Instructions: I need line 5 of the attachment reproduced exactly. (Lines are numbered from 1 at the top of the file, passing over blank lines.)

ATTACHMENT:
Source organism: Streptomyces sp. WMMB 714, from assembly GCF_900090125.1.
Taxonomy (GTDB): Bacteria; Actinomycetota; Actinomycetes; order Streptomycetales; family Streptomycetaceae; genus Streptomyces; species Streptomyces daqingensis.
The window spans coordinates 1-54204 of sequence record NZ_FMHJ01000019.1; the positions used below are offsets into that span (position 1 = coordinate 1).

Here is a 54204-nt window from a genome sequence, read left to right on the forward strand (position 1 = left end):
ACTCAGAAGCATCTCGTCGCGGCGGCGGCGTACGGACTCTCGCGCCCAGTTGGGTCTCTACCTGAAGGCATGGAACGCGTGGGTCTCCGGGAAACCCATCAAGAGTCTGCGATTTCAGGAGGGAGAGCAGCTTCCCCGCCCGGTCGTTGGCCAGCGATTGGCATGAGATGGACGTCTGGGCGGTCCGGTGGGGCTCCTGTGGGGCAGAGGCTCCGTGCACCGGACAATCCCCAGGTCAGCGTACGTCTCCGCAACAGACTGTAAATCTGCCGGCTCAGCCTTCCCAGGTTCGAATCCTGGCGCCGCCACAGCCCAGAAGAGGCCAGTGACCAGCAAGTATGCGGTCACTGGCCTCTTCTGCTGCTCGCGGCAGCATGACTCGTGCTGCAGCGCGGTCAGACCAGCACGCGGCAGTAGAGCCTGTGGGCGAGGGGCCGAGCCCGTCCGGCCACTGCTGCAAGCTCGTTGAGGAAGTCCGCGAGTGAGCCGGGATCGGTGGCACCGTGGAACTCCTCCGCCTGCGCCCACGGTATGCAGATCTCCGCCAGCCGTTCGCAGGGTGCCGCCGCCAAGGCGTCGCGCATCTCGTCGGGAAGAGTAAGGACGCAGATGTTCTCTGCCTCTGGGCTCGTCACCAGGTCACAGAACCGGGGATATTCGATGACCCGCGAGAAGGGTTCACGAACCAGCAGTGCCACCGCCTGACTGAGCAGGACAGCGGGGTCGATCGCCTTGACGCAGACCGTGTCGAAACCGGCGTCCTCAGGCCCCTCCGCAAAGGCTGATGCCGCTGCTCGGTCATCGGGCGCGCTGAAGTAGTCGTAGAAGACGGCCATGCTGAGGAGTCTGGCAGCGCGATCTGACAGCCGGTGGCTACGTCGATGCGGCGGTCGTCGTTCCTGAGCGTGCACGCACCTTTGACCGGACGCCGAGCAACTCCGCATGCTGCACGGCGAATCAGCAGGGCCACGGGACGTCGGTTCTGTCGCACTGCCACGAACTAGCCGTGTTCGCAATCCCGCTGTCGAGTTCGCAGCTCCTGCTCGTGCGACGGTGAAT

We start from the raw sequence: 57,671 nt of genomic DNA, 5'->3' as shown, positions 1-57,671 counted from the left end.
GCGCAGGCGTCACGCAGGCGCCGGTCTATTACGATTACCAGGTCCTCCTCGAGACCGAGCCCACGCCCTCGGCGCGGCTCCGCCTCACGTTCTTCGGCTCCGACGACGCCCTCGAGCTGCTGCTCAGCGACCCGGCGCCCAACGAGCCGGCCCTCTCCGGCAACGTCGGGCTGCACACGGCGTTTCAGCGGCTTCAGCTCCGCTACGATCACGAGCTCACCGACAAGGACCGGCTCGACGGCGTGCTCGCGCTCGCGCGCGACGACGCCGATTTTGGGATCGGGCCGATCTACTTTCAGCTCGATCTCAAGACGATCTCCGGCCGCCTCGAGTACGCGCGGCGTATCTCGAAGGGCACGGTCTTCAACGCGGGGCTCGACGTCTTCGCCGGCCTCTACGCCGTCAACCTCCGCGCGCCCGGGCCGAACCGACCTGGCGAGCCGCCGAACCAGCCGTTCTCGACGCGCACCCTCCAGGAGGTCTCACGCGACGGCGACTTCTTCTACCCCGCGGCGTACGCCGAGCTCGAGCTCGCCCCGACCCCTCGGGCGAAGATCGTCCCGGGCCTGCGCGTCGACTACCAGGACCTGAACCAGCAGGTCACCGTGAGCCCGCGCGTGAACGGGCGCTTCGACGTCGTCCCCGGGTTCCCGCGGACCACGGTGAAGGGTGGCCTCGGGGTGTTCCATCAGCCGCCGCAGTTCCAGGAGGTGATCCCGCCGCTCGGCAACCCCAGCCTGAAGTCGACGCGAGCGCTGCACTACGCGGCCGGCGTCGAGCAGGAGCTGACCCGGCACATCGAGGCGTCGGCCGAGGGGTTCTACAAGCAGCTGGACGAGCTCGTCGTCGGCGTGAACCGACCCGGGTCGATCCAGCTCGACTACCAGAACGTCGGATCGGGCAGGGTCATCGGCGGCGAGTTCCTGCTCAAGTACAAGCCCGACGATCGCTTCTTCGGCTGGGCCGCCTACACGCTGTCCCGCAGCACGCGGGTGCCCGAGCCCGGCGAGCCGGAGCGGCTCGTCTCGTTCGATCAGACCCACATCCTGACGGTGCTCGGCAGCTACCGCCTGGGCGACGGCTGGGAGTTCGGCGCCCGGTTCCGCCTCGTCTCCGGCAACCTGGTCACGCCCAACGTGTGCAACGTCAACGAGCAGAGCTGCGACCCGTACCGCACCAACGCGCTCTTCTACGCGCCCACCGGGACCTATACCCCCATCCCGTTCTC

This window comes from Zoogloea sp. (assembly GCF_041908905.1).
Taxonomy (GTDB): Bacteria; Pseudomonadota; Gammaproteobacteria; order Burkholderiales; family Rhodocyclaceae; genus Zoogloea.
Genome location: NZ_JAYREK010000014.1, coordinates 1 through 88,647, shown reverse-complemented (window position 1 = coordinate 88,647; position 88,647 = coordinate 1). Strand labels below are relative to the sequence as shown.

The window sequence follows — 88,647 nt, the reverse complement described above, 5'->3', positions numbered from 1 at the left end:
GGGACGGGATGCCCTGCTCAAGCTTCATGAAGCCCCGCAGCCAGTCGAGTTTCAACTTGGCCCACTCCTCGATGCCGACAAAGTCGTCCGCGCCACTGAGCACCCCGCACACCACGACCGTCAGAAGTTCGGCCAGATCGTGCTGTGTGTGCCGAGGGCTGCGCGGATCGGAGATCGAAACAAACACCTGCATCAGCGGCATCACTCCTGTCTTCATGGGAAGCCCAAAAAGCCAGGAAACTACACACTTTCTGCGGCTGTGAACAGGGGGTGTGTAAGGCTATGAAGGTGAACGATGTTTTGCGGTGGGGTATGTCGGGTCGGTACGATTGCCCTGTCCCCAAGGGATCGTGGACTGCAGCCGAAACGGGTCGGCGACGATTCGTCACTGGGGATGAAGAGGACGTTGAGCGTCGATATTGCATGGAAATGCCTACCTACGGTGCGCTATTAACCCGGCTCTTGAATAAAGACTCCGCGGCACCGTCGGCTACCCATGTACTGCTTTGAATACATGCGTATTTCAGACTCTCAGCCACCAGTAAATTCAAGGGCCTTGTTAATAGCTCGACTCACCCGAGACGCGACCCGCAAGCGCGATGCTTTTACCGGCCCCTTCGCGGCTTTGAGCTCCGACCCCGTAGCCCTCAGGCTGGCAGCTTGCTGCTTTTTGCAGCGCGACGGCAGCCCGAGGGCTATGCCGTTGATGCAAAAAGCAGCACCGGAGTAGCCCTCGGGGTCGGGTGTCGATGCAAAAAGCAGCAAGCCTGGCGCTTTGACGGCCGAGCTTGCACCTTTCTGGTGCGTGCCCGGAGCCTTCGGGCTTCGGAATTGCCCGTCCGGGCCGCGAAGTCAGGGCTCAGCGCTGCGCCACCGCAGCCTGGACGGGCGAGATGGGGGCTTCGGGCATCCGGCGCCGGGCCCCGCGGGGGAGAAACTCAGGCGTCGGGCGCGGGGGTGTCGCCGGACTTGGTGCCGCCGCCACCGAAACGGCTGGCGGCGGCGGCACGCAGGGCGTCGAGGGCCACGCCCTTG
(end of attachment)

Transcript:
ACTCAGAAGCATCTCGTCGCGGCGGCGGCGTACGGACTCTCGCGCCCAGTTGGGTCTCTACCTGAAGGCATGGAACGCGTGGGTCTCCGGGAAACCCATCAAGAGTCTGCGATTTCAGGAGGGAGAGCAGCTTCCCCGCCCGGTCGTTGGCCAGCGATTGGCATGAGATGGACGTCTGGGCGGTCCGGTGGGGCTCCTGTGGGGCAGAGGCTCCGTGCACCGGACAATCCCCAGGTCAGCGTACGTCTCCGCAACAGACTGTAAATCTGCCGGCTCAGCCTTCCCAGGTTCGAATCCTGGCGCCGCCACAGCCCAGAAGAGGCCAGTGACCAGCAAGTATGCGGTCACTGGCCTCTTCTGCTGCTCGCGGCAGCATGACTCGTGCTGCAGCGCGGTCAGACCAGCACGCGGCAGTAGAGCCTGTGGGCGAGGGGCCGAGCCCGTCCGGCCACTGCTGCAAGCTCGTTGAGGAAGTCCGCGAGTGAGCCGGGATCGGTGGCACCGTGGAACTCCTCCGCCTGCGCCCACGGTATGCAGATCTCCGCCAGCCGTTCGCAGGGTGCCGCCGCCAAGGCGTCGCGCATCTCGTCGGGAAGAGTAAGGACGCAGATGTTCTCTGCCTCTGGGCTCGTCACCAGGTCACAGAACCGGGGATATTCGATGACCCGCGAGAAGGGTTCACGAACCAGCAGTGCCACCGCCTGACTGAGCAGGACAGCGGGGTCGATCGCCTTGACGCAGACCGTGTCGAAACCGGCGTCCTCAGGCCCCTCCGCAAAGGCTGATGCCGCTGCTCGGTCATCGGGCGCGCTGAAGTAGTCGTAGAAGACGGCCATGCTGAGGAGTCTGGCAGCGCGATCTGACAGCCGGTGGCTACGTCGATGCGGCGGTCGTCGTTCCTGAGCGTGCACGCACCTTTGACCGGACGCCGAGCAACTCCGCATGCTGCACGGCGAATCAGCAGGGCCACGGGACGTCGGTTCTGTCGCACTGCCACGAACTAGCCGTGTTCGCAATCCCGCTGTCGAGTTCGCAGCTCCTGCTCGTGCGACGGTGAAT